By providing more appropriate incentives and making care more affordable, greater individual ownership and more options should lead to fewer excess expenditures and to greater access to care for most people. In addition, greater individual ownership and more options may be more effective than universal comprehensive insurance at providing access to care for low-income, high-risk, and older Americans.                                                                                                           

Introduction

The U.S. leads the world in scientific discovery and medical innovation,[1] and recent studies suggest that for many clinical conditions, U.S. patients have outcomes superior to or equivalent to those in other industrialized countries.[2] However, U.S health insurance and medical care are very expensive,[3] and Americans may be spending more on health care than is necessary to achieve the highest quality.[4] While there are undoubtedly many reasons that insurance and care are expensive, present federal and state policies appear to be important factors.

Reformers agree that improving access to care[5] and decreasing unnecessary expenditures are worthy goals. However, there are widely varying approaches to achieving these goals. One approach emphasizes the importance of “health insurance”[6] as a means to assure access to care.[7] Under this approach, legislation is designed to assure that all persons have some form of comprehensive, third-party coverage to pay for the majority of their medical expenses. Since a third party pays for most care, cost control is achieved primarily by the third party, e.g., by providing incentives for patients, professionals, or facilities to use fewer resources or by negotiating lower payment rates with physicians or hospitals.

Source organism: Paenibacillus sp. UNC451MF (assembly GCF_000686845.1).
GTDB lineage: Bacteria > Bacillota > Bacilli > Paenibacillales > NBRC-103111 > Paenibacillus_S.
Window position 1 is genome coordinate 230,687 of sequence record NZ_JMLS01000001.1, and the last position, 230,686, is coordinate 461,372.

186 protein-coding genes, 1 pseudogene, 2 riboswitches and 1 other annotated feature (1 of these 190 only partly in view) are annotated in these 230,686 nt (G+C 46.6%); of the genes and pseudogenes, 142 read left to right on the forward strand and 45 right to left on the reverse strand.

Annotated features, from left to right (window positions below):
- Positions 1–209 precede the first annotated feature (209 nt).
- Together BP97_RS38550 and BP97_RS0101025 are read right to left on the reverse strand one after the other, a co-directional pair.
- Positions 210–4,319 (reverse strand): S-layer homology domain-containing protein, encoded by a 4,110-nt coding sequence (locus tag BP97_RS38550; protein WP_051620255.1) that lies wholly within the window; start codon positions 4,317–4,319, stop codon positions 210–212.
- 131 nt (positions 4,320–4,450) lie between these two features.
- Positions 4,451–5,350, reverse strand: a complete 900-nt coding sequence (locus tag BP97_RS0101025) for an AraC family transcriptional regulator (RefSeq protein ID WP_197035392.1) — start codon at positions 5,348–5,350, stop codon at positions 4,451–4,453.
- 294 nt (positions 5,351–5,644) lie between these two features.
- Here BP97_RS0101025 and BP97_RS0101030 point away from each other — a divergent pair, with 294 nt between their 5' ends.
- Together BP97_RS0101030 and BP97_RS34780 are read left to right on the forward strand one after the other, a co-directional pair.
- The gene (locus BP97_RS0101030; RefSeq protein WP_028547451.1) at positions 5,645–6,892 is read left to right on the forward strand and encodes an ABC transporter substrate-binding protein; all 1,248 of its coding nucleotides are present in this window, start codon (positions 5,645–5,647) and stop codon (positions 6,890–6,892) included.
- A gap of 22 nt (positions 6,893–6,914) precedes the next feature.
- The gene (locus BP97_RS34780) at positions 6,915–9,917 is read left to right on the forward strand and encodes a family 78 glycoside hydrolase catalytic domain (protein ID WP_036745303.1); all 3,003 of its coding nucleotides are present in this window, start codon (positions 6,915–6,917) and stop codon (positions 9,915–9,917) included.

A second approach emphasizes the importance of each individual owning the funds used for one’s health care and choosing both insurance and care from many available options.[8] Under this approach, legislation is designed to repeal or neutralize laws that favor one form of paying for care over others and to repeal or decrease the stringency of many of the regulations presently governing health insurance and medical care. Since individuals would choose their insurance and care from many options, individuals, often in consultation with their physician, would be primarily responsible for cost control.      

Since World War II, Congress and state legislators have taken the first approach, attempting to increase access to care by increasing the prevalence of some form of comprehensive, third-party coverage.[9] The bills recently passed by Congress take this same approach.[10] However, for many years, real prices for insurance and care have increased,[11] and both private and public expenditures as a percentage of GDP have increased.[12] In addition, it is not clear that access to care has improved.